Performance AnxietyAugust 14, 2019
Does Your Child Have Pain After SportsAugust 25, 2019
John’s Ironman Lake Placid Recap
Now that a couple of weeks has passed, and Justin, Ashley, and Kim have gotten the cleverness out of their system, I think I can write a short race recap from my Ironman Lake Placid. But seriously, they were pretty clever, and Kim takes the award for best joke by congratulating me on my half ironman ::facepalm::. I wish you could see the messages.
Let’s rewind 3 weeks. Race morning I was getting ready and most anxious for the swim. Luckily I found someone’s ankles that were about equally-spaced as I was. So I “tucked in” and found myself moving pretty effortlessly. I also noticed that the 2500 people going clockwise created a nice whirlpool effect and I was getting a significant pull from the water. Bonus! Got out of the water feeling like I barely worked and onto the bike!
IMLP bike course is two 56 mile loops, with most of the work towards the back half. First loop was great. Starts with an early 5 mile continuous descent where you can really hit some serious speeds. I topped out at 48mph (Vanessa, and mom, don’t read this). After that the work starts but its gorgeous scenery amidst the Adirondack Mountains and next to crystal clear rivers. We even had mostly cloud cover the first lap so that was even better. Cruised through the first lap, saw the family back in town, then back out for lap two. This is where it got rough. The heat rolled in, along with the storms. I only got rained on once thankfully, but it was scattered around us so the humidity and sun made it feel like I was baking for most of the second loop. To top it off, the winds picked up and the headwinds were just another hurdle. But hey, its supposed to be tough! Nutrition was good until about mile 70. My stomach started bothering me and for 20 miles I couldn’t really take calories in except for water. My focus was to stay hydrated. Then the leg cramps came, and the right knee started to act up. Long story short, I was on the bike for 7+ hours with a lot more energy expended and thats what did me in. Not training for a ride that long didn’t allow me to be efficient on the bike so that took a huge toll on my body. My legs were cooked and what I thought was my strong suit, ended up being my downfall on race day.
Once off the bike, I took my time in transition, threw my sunglasses on and found Vanessa just outside the tents. We chatted for a few minutes so I could enjoy the energy of the town and settle down a bit. She even had an empty pizza box with promises of it being full at the finish line…oh I love that gal. Legs were feeling good but I knew it was a long journey ahead so I played it smart, walked every aid station, and even walked the hills. This is the Adirondacks, so there was a lot of walking haha. Two miles in I saw a couple on their porch with their german shepherd. Obviously another break is good for the legs and puppy fuzz is good for the soul. Who am I to argue with science? So I played with the dog a bit before the people wished me luck. At mile four Daniel cruised past me but he slowed up a bit so we could chat. Probably my favorite few minutes of the entire race. Finally I told him to get after it. He told me to stick to my plan and pushed forward looking strong. I was pretty excited knowing he was going to run through that finish line. Just after the turn around my calves started to cramp, and my right knee started acting up again. I knew this was the start of a long process. I was about six miles in and things were starting to catch up with me. Tried every trick in my book but couldn’t manage more than thirty seconds work of jogging. Ultimately, my running was done for the day. By the time I got back to town twelve miles into the run, I decided to call it. I’ll leave the details surrounding some vomiting out for the sake of this post. When I saw Vanessa in town I had about six hours left on the clock. I could have walked the second half of the marathon with that time cushion, but that’s not what I call a good time. I was thinking ahead and if something did happen I would have been far away from town, not to mention I also had another race to stay healthy for. #DNF….again (Saving Justin the edit).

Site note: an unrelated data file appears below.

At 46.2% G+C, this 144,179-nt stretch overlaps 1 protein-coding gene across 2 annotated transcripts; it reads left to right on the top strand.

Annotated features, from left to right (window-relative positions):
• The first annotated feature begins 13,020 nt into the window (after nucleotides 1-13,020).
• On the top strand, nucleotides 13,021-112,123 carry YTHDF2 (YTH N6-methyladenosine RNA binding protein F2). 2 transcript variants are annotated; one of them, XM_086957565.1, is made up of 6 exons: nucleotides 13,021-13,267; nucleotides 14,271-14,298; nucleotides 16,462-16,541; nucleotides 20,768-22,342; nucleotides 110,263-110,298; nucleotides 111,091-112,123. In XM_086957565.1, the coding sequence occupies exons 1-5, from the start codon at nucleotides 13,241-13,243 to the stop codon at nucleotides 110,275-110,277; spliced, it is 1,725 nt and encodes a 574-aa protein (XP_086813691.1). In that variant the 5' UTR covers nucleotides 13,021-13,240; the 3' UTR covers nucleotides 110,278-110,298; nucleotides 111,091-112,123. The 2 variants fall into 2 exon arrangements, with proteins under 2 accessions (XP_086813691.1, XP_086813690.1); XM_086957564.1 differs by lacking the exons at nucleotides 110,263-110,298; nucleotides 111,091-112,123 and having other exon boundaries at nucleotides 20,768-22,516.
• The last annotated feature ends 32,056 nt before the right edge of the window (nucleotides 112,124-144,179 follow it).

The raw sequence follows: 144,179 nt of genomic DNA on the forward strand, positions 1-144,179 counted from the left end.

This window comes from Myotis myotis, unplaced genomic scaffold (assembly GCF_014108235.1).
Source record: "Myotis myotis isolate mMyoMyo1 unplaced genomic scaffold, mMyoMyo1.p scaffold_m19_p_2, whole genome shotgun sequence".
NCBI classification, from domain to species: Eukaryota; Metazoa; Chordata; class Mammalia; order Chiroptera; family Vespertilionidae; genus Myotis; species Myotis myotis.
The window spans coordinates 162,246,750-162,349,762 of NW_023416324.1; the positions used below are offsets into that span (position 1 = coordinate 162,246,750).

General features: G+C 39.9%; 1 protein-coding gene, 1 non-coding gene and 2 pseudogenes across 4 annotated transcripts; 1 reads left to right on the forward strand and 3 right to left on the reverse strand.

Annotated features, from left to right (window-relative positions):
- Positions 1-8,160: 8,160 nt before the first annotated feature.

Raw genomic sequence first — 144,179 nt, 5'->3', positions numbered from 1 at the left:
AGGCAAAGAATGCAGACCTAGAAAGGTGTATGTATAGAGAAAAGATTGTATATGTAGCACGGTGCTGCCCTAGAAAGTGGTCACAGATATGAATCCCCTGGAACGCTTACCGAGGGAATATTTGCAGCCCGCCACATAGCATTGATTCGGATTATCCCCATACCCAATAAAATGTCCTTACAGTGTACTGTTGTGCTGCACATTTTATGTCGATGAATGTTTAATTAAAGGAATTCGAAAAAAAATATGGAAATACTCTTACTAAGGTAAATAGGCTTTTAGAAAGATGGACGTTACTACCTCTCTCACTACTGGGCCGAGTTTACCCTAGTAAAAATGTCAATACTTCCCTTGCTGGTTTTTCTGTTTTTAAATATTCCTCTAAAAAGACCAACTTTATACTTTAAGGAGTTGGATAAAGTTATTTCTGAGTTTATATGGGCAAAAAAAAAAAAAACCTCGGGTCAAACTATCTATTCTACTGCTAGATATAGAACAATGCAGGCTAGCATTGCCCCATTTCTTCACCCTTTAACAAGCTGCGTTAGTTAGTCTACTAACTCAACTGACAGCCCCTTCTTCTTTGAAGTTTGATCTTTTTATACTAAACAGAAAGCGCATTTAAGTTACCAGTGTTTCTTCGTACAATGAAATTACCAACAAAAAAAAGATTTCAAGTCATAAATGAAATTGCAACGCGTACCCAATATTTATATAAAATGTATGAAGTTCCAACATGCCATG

I have no regrets with my race performance. It was and always is on me, and I set realistic expectations. My goals this year were to try and remain committed to training, and most importantly I wanted to enjoy racing again. I had a blast up in Lake Placid for the weekend. I got to explore with my wife, support my closest friend in his journey, and I got to experience one of the best courses on the IM North American circuit. I handed in my timing chip just as Daniel was crossing the finish line in a stout 11:05. I congratulated him and as quickly as it all started, we thought it was time to shower and grab some food. There was a brief stint in the medical tent for me but that’s neither here nor there. For me, it’s a fun day in the outdoor office.
I’m on to the next one, Maine 70.3 here we come! …oh and then theres always Ironman Florida in 12 weeks ::smirking::